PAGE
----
Take the 2-minute tour ×
Stack Overflow is a question and answer site for professional and enthusiast programmers. It's 100% free.

My assignment is a little more in depth than the title but in the title is my main question. Here is the assignment:

Write a perl script that will grep for all occurrences of the regular expression in all regular files in the file/directory list as well as all regular files under the directories in the file/directory list. If a file is not a TEXT file then the file should first be operated on by the unix command strings (no switches) and the resulting lines searched. If the -l switch is given only the file name of the files containing the regular expression should be printed, one per line. A file name should occur a maximum of one time in this case. If the -l switch is not given then all matching lines should be printed, each proceeded on the same line by the file name and a colon. An example invocation from the command line:

plgrep 'ba+d' file1 dir1 dir2 file2 file3 dir3

Here is my code:

#!/usr/bin/perl -w

use Getopt::Long;
my $fname = 0;
GetOptions ('l' => \$fname);

$pat = shift @ARGV;
while (<>) {
    if (/$pat/) {
        $fname ? print "$ARGV\n" : print "$ARGV:$_";
    }
}

So far that code does everything it's supposed to except for reading non-text files and printing out duplicates of file names when using the -l switch. Here is an example of my output after entering the following on the command line: plgrep 'ba+d' file1 file2

  • file1:My dog is bad.
  • file1:My dog is very baaaaaad.
  • file2:I am bad at the guitar.
  • file2:Even though I am bad at the guitar, it is still fun to play!

Which is PERFECT! But when I use the -l switch to print out only the file names this is what I get after entering the following on the command line: plgrep -l 'ba+d' file1 file2

  • file1
  • file1
  • file2
  • file2

How do I get rid of those duplicates so it only prints:

  • file1
  • file2

I have tried:

$pat = shift @ARGV;
while (<>) {
    if (/$pat/) {
        $seen{$ARGV}++;
        $fname ? print "$ARGV\n" unless ($seen{$ARGV} > 1); : print "$ARGV:$_";
    }
}

But when I try to run it without the -l switch I only get:

  • file1:My dog is bad.
  • file2:I am bad at the guitar.

I also tried:

$fname ? print "$ARGV\n" unless ($ARGV > 1) : print "$ARGV:$_";

But I keep getting syntax error at plgrep line 17, near ""$ARGV\n" unless"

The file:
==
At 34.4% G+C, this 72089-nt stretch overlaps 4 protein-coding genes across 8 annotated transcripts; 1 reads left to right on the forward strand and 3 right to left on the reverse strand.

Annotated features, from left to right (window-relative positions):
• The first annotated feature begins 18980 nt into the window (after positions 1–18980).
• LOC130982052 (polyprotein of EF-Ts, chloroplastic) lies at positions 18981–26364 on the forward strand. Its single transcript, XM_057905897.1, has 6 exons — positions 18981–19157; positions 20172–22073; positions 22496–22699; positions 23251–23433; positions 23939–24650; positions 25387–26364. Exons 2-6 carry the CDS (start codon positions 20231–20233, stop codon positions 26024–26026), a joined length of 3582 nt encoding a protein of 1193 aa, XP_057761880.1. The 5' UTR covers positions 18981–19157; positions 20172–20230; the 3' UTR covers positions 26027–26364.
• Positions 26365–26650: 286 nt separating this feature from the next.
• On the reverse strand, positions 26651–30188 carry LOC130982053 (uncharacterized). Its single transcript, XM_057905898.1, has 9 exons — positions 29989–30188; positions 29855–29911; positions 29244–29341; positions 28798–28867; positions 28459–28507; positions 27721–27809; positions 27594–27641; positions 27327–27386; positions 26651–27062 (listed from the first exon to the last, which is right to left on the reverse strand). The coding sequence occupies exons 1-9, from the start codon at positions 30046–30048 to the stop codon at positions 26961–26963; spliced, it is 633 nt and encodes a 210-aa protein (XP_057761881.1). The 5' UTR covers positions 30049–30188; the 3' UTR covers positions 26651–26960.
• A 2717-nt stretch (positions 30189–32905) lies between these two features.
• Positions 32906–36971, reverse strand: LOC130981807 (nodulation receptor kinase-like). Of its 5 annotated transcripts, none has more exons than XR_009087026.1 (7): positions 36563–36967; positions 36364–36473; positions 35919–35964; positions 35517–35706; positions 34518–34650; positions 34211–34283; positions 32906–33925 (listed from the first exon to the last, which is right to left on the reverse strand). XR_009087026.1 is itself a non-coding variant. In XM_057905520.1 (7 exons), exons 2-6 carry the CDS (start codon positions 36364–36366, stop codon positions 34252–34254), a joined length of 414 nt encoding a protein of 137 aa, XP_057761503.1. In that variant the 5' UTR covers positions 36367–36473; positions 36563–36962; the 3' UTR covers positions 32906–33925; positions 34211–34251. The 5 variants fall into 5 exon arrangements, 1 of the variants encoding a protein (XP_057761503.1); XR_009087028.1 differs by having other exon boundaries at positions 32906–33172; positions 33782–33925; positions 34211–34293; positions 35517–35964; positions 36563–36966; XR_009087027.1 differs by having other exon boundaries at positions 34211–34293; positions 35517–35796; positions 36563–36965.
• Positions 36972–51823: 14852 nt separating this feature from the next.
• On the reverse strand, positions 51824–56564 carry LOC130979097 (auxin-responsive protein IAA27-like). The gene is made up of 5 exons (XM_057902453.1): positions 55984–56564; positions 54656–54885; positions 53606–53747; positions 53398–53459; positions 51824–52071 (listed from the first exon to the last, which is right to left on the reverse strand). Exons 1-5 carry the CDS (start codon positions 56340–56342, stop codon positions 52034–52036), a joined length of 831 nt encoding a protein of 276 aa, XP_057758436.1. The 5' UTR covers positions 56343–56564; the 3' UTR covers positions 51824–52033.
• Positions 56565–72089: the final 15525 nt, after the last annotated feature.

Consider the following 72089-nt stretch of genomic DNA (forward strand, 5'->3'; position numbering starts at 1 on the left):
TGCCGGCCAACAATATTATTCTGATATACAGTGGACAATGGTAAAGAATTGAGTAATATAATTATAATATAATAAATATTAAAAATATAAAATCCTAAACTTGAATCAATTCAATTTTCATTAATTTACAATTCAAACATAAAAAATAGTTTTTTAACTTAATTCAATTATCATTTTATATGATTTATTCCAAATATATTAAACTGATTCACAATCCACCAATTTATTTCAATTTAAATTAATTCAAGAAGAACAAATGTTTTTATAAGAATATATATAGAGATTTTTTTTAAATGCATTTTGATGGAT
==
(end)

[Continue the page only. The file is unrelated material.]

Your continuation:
If someone could help me out with my duplicates issue as well as the italicized part of the assignment I would truly appreciate it. I don't even know where to start on that italicized part.

share|improve this question

2 Answers 2

up vote 1 down vote accepted

If you're printing only file names, you can exit the loop (using the last command) after the first match, since you already know the file matches. By not scanning the rest of the file, this will also prevent the name from being printed repeatedly.

Edited to add: In order to do it this way, you'll also need to switch from using <> to read the files to instead getting the names from @ARGV and opening them normally.

If you want to continue using <>, you'll instead need to watch $ARGV to see when it changes (indicating that you've started reading a new file) and keep a flag to indicate whether the current file has found any matches yet or not. However, this approach would require you to read every file in its entirety, which will be less efficient than only reading enough of each file to know whether it contains at least one match or not (i.e., skipping to the next file after the first match), so I would recommend switching to open instead.

share|improve this answer

The first syntax problem is simply an extra semicolon.

The second is that you may only use if/unless as a statement modifier at the end of a statement - you can't embed it in the middle of a conditional that way.

$fname ? print "$ARGV\n" unless ($seen{$ARGV} > 1); : print "$ARGV:$_";

Becomes:

next if $seen{$ARGV} > 1;
print $fname ? "$ARGV\n" : "$ARGV:$_";
share|improve this answer
    
This does the same thing as what I wrote above. It gets rid of the file name duplicates but still gets rid of the strings if already found in one file when I don't use the -l switch. –  Fred Lohrman Mar 6 '13 at 21:44

Your Answer

 
discard

By posting your answer, you agree to the privacy policy and terms of service.

Not the answer you're looking for? Browse other questions tagged or ask your own question.